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Thursday, 27 November 1941


Senator FOLL (Queensland) .- As the Leader of the Opposition (Senator McLeay) has pointed out, the Government should be extremely grateful to Opposition members in this chamber and in the House of Representatives for their constructive assistance during the discussion of its various taxation measures. As my leader has so clearly shown, it is obvious that these bills were hurriedly prepared, and were not properly digested by the Treasurer (Mr. Chifley). I can understand the reason for that; a tremendous amount of work has had to be clone, and present Ministers are new to office.

The attention of the Senate should be drawn to the different atmosphere at the close of this sessional period compared with that which characterized the close of some previous periods. The comments of members of the Opposition, both here and in the House of Representatives, have been helpful and constructive. I remember clearly that when we occupied the Government benches long speeches were frequently made by members of the Opposition concerning everything under the sun, and containing nothing constructive, with the result that bills piled up and at the end there was an unseemly rush of legislation which could not be properly considered. Because the Opposition on this occasion has been entirely constructive, we approach the end of the sessional period with bills properly considered and suitably amended in the interests of the people. The amendments have been welcomed by the Government as well as the public. The present atmosphere is much more in keeping with the dignity and usefulness of the Parliament.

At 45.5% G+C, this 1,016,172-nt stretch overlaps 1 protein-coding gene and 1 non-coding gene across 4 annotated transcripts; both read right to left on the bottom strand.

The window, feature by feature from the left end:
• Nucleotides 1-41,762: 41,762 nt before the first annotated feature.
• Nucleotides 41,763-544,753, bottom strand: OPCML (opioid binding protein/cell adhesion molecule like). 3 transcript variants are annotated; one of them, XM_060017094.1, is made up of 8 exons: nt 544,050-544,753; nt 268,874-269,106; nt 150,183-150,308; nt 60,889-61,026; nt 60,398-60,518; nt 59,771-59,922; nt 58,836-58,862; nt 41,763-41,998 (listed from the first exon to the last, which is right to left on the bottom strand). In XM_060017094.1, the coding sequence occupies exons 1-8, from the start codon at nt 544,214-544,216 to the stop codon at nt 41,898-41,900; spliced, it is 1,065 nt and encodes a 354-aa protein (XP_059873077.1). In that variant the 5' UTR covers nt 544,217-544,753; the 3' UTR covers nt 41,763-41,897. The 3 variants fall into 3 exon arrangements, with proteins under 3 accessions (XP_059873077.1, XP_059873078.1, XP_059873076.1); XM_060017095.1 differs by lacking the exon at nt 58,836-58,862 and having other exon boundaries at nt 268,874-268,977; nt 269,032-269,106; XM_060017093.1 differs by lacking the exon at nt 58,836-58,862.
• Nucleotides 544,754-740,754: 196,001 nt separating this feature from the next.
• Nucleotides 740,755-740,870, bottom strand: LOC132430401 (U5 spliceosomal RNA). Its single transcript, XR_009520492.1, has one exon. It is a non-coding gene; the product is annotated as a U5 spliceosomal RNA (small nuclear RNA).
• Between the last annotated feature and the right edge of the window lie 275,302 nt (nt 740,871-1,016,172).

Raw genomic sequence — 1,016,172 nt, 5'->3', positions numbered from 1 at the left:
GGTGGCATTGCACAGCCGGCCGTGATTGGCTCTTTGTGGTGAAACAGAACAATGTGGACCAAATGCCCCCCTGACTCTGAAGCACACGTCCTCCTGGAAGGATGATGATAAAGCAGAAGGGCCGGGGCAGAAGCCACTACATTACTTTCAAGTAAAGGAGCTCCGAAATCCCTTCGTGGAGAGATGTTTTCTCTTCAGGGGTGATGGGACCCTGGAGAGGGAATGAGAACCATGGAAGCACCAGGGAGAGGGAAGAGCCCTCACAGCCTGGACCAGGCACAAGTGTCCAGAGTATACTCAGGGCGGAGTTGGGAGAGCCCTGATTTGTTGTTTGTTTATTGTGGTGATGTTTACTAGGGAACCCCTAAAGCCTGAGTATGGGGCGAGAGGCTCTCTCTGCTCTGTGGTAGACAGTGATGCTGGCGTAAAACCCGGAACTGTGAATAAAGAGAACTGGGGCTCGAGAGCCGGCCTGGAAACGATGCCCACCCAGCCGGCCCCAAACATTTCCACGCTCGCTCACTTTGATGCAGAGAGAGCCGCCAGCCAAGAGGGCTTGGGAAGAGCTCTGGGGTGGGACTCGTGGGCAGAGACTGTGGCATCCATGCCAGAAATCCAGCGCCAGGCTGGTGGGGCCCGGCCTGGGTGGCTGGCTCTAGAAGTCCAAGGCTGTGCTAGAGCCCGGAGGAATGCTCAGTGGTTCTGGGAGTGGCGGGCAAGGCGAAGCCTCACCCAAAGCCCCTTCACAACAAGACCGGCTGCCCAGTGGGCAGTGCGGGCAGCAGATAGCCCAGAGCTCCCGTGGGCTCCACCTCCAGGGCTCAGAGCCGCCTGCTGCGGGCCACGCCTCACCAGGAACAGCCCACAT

I am glad that the Government has seen fit to refer certain proposals to an all-party committee, in order that any anomalies may be rectified. I have in mind particularly the position of some private companies. It has been brought to my notice that on the north coast of Queensland a private company engaged in timber production, which is well known to Senator Courtice and other Queensland senators, pays under existing conditions taxes aggregating 19s. 8d. in the. £1, and is thus left with a balance of only 4d. in the £1 with which to carry on its operations. It has to pay a flat rate of 3s. in the £1 company tax and a tax of 16s. Sd in the £1 on account of personal exertion. Although at present the products of the timber industry are in great demand, the industry is subject to great fluctuations. Senator Courtice will know that in the rainy season logs are difficult to obtain and that there is much loss through machinery being out of use. Moreover, in this industry severe damage to plant is an ever-present risk. Under existing legislation private companies are not allowed to set aside reserves which are free from tax. They should be allowed to do so, and therefore I urge that the conditions which apply to private companies should be carefully investigated. I should have spoken at greater length on this subject were it not that the Government has given an undertaking to look into it further.